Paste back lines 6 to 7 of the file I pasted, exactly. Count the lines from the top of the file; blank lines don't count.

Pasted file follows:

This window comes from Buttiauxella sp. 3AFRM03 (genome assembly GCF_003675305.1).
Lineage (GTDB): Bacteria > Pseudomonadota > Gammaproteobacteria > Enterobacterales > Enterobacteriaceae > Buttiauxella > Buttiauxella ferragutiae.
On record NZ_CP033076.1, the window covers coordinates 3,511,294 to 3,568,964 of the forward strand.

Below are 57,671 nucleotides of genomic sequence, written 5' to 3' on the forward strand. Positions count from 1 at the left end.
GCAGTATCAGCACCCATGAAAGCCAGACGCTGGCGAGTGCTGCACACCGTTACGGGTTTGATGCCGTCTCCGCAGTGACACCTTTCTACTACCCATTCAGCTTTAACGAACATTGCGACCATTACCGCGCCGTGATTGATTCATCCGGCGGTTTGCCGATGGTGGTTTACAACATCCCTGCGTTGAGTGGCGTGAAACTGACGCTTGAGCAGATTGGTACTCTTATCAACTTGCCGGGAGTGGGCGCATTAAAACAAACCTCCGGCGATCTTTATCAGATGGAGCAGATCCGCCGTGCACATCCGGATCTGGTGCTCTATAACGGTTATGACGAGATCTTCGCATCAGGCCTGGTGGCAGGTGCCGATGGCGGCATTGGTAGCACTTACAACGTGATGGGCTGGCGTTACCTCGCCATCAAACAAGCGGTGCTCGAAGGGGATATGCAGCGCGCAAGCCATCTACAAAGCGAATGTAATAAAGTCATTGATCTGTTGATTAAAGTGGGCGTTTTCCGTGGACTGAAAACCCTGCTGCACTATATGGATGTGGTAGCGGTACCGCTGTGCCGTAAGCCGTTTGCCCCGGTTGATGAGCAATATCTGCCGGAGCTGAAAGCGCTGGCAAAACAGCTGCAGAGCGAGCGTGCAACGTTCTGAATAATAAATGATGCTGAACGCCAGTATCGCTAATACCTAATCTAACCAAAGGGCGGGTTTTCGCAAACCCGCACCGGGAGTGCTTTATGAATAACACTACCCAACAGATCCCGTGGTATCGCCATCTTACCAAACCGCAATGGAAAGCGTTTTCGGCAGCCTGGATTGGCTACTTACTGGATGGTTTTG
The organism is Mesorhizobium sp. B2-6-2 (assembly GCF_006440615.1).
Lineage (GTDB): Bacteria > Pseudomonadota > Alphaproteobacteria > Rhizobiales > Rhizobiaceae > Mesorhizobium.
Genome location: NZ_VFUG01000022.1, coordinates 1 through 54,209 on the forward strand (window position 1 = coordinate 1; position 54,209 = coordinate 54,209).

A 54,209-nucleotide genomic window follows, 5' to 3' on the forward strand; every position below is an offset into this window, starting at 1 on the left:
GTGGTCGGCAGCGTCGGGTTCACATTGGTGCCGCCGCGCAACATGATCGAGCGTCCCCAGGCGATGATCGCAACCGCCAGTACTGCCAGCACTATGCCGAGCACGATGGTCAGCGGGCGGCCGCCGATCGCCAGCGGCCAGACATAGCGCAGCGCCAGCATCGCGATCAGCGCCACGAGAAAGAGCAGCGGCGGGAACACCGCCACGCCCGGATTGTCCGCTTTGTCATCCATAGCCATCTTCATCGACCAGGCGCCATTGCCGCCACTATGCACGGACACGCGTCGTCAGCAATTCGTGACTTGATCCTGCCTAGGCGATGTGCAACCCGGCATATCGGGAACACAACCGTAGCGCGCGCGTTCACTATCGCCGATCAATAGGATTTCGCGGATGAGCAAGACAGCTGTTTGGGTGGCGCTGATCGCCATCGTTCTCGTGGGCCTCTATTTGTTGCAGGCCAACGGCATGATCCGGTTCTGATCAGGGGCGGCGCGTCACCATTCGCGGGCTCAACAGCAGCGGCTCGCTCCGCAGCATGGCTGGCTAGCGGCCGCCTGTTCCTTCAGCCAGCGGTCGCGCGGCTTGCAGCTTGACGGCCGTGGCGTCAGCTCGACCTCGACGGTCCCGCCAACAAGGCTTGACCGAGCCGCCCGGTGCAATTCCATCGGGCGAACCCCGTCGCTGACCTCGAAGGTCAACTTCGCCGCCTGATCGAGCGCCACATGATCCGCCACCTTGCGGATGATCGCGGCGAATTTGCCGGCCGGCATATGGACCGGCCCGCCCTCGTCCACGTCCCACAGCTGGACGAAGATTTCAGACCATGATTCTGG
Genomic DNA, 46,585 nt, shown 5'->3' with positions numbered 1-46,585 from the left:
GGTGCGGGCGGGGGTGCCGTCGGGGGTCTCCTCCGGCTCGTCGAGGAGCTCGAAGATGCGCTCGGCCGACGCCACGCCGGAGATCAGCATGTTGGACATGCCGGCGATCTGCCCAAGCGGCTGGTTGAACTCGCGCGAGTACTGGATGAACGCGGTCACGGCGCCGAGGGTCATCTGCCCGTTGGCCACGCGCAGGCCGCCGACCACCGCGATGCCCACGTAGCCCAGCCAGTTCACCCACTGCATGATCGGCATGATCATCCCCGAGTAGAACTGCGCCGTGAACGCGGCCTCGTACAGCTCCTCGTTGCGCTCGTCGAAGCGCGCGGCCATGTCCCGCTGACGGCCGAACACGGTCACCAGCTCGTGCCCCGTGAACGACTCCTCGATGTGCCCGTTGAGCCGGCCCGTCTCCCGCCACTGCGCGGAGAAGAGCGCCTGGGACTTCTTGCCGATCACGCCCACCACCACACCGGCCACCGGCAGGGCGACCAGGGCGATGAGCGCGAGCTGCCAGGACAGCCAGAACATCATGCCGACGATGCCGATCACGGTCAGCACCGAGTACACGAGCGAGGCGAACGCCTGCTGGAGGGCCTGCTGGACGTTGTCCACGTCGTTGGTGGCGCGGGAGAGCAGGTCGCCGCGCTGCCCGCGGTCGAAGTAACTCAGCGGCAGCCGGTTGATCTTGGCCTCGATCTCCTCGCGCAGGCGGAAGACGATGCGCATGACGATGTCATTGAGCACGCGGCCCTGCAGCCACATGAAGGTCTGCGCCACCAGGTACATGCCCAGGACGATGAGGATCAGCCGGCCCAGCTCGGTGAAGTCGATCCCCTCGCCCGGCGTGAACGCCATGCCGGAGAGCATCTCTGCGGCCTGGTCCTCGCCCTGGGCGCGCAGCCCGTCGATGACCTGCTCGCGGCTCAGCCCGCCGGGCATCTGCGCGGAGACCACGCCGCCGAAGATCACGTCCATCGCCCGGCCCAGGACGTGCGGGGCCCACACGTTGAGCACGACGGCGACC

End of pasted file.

The organism is Mesorhizobium sp. B2-6-2 (assembly GCF_006440615.1).
Lineage (GTDB): Bacteria > Pseudomonadota > Alphaproteobacteria > Rhizobiales > Rhizobiaceae > Mesorhizobium.